Despite the huge leaps in technology over the past several years – mostly brought on by the popularity of smartphones and handheld technology – battery tech has become more advanced than ever before.

But for some, not advanced enough. As handheld devices become more powerful, the batteries needed to power them become less capable. The problem of recharging multiple times a day plagues companies like Apple and Samsung, but extends far beyond smartphones. The possibility of electric flight, for instance, is impossible without greater advancements in battery tech.

Elon Musk is attempting to change that with electric car manufacturer Tesla. The company has announced it will partner with Panasonic to create a large-scale battery plant in the United States. Batteries are in the company’s best interests – longer transports in electric vehicles only work if batteries last long enough.

The factory, which is set to employ over six thousand people by 2020, is said by Tesla to “meet its goal of advancing mass market vehicles”.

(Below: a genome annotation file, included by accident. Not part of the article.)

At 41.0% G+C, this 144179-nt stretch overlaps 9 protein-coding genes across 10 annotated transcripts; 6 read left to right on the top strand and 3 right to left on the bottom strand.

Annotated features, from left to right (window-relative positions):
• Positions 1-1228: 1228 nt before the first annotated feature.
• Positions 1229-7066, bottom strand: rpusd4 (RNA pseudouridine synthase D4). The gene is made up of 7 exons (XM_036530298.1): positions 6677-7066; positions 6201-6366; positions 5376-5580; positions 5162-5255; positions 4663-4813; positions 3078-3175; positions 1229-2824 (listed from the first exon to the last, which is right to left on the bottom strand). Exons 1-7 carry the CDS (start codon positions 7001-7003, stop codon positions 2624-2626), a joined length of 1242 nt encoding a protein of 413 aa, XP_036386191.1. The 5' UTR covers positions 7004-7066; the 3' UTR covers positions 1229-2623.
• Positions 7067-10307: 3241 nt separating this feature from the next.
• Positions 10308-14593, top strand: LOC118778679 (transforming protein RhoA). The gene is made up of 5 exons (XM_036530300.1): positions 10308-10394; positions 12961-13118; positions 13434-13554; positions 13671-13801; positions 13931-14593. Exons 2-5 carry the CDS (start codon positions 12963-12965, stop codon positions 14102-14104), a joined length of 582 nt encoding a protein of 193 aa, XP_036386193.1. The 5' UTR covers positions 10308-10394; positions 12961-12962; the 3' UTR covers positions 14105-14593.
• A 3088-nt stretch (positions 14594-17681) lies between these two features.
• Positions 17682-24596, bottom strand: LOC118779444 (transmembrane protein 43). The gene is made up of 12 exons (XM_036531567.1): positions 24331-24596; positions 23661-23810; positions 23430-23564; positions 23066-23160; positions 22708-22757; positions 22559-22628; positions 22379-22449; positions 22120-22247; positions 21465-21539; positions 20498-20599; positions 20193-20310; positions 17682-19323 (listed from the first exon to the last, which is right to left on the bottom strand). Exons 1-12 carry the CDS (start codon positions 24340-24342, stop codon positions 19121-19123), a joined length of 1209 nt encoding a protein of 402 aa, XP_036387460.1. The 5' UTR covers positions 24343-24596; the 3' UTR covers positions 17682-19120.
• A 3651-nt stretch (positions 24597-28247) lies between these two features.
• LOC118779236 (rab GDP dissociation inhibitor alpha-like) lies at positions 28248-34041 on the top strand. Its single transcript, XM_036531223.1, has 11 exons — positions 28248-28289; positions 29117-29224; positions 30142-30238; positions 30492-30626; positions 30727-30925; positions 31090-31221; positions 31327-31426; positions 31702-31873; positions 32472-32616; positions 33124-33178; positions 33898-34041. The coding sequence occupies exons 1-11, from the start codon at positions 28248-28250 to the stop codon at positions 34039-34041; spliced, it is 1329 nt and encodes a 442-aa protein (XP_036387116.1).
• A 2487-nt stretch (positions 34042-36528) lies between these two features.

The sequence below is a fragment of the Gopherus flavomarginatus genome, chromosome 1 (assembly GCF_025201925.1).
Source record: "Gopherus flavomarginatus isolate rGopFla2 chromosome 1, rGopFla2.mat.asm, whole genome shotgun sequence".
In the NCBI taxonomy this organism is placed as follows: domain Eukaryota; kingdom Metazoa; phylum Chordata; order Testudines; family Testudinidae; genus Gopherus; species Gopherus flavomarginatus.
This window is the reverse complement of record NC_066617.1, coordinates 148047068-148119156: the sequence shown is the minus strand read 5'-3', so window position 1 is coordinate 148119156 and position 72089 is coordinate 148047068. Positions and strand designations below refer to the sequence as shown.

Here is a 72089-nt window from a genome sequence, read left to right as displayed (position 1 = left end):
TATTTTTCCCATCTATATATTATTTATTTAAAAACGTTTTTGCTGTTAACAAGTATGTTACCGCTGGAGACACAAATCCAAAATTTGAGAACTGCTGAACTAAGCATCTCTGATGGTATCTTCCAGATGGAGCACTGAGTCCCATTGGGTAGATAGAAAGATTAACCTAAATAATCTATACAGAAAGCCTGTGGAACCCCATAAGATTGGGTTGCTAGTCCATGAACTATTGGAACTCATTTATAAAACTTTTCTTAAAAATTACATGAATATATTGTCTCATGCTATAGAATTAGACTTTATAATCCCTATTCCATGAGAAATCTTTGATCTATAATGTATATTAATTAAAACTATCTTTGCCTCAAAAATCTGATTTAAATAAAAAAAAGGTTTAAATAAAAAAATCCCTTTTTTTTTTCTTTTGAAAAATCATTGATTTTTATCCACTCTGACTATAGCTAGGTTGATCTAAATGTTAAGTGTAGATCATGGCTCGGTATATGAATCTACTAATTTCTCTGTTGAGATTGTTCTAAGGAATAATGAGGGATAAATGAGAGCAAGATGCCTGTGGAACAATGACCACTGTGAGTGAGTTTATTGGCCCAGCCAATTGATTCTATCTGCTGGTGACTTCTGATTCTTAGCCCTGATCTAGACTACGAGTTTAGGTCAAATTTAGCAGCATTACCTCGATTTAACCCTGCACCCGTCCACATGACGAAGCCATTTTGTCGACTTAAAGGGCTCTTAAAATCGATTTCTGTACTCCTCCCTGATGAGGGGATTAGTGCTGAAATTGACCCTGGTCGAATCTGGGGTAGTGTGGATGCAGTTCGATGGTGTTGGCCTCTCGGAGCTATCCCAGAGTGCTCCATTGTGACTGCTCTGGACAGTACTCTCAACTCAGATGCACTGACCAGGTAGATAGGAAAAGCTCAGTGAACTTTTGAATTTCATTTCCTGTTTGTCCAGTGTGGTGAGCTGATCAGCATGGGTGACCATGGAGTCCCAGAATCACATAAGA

The ability to manufacture huge amounts of batteries would bring down the cost of electric vehicles by a substantial amount.

But Tesla co-founder HB Straubel also told The New York Times that such a factory could set a path “for a dramatic reduction in the cost of energy storage across a broad range of applications”.

Battery technology is currently stopping the next generation of technology from advancing. (See the latest concerns over wearable technology such as watches – consumers feel concerned about having to charge a device every day). By pushing more effort into how we power devices, Tesla’s efforts could help give rise to a new generation of small, super-powerful computing technology.